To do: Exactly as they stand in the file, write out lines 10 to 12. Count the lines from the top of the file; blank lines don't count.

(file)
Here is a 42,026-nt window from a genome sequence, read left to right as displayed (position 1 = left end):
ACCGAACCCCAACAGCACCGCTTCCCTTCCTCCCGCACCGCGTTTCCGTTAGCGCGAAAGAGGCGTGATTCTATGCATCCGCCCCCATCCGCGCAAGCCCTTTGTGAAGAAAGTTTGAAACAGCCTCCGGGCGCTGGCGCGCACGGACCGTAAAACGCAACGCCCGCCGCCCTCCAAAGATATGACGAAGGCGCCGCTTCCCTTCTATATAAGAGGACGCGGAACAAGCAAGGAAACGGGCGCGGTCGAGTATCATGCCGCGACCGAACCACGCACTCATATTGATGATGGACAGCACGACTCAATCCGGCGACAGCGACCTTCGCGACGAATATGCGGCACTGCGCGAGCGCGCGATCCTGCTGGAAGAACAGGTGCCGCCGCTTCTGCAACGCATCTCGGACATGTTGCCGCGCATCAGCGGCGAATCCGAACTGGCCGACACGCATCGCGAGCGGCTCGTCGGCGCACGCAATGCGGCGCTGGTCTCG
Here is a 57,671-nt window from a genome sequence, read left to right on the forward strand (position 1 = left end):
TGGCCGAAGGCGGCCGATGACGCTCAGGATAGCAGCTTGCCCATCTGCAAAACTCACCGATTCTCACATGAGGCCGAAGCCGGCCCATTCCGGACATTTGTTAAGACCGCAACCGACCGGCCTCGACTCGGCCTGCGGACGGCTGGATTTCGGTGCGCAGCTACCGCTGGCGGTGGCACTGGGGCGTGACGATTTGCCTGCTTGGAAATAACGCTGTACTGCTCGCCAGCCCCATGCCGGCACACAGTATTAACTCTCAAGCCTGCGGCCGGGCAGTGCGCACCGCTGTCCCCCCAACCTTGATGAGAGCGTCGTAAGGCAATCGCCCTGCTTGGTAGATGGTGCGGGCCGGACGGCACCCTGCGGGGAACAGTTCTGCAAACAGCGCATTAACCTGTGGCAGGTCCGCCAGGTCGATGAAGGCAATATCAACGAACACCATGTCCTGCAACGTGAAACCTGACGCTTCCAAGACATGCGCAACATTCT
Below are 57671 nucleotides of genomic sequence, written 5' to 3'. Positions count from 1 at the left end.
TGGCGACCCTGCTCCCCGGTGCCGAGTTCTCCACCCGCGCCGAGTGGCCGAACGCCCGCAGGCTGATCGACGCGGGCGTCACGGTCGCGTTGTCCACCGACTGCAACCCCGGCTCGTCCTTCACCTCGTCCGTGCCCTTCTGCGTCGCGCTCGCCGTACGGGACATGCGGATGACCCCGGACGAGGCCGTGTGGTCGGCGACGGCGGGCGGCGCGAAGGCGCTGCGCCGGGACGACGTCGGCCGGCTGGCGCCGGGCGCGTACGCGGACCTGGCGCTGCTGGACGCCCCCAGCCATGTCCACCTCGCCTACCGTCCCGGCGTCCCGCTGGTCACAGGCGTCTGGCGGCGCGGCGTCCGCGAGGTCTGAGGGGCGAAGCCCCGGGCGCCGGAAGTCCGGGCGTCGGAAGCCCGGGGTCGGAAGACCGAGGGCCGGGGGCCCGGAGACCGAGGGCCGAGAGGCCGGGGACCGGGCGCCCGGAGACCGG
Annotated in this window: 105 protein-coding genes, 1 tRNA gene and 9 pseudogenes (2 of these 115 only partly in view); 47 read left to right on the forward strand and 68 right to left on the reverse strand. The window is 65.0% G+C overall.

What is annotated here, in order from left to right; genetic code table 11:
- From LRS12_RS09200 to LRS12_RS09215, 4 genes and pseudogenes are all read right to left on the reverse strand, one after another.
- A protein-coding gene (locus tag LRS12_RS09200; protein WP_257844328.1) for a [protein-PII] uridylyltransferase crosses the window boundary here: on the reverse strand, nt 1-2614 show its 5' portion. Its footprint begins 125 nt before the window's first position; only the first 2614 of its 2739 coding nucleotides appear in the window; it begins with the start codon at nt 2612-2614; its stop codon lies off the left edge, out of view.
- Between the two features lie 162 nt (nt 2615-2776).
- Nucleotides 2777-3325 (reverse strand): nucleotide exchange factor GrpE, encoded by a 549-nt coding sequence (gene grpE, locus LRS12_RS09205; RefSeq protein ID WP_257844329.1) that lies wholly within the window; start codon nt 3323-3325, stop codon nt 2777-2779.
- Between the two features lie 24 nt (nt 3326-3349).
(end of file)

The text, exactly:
- A protein-coding gene (locus tag LRS12_RS09200; protein WP_257844328.1) for a [protein-PII] uridylyltransferase crosses the window boundary here: on the reverse strand, nt 1-2614 show its 5' portion. Its footprint begins 125 nt before the window's first position; only the first 2614 of its 2739 coding nucleotides appear in the window; it begins with the start codon at nt 2612-2614; its stop codon lies off the left edge, out of view.
- Between the two features lie 162 nt (nt 2615-2776).
- Nucleotides 2777-3325 (reverse strand): nucleotide exchange factor GrpE, encoded by a 549-nt coding sequence (gene grpE, locus LRS12_RS09205; RefSeq protein ID WP_257844329.1) that lies wholly within the window; start codon nt 3323-3325, stop codon nt 2777-2779.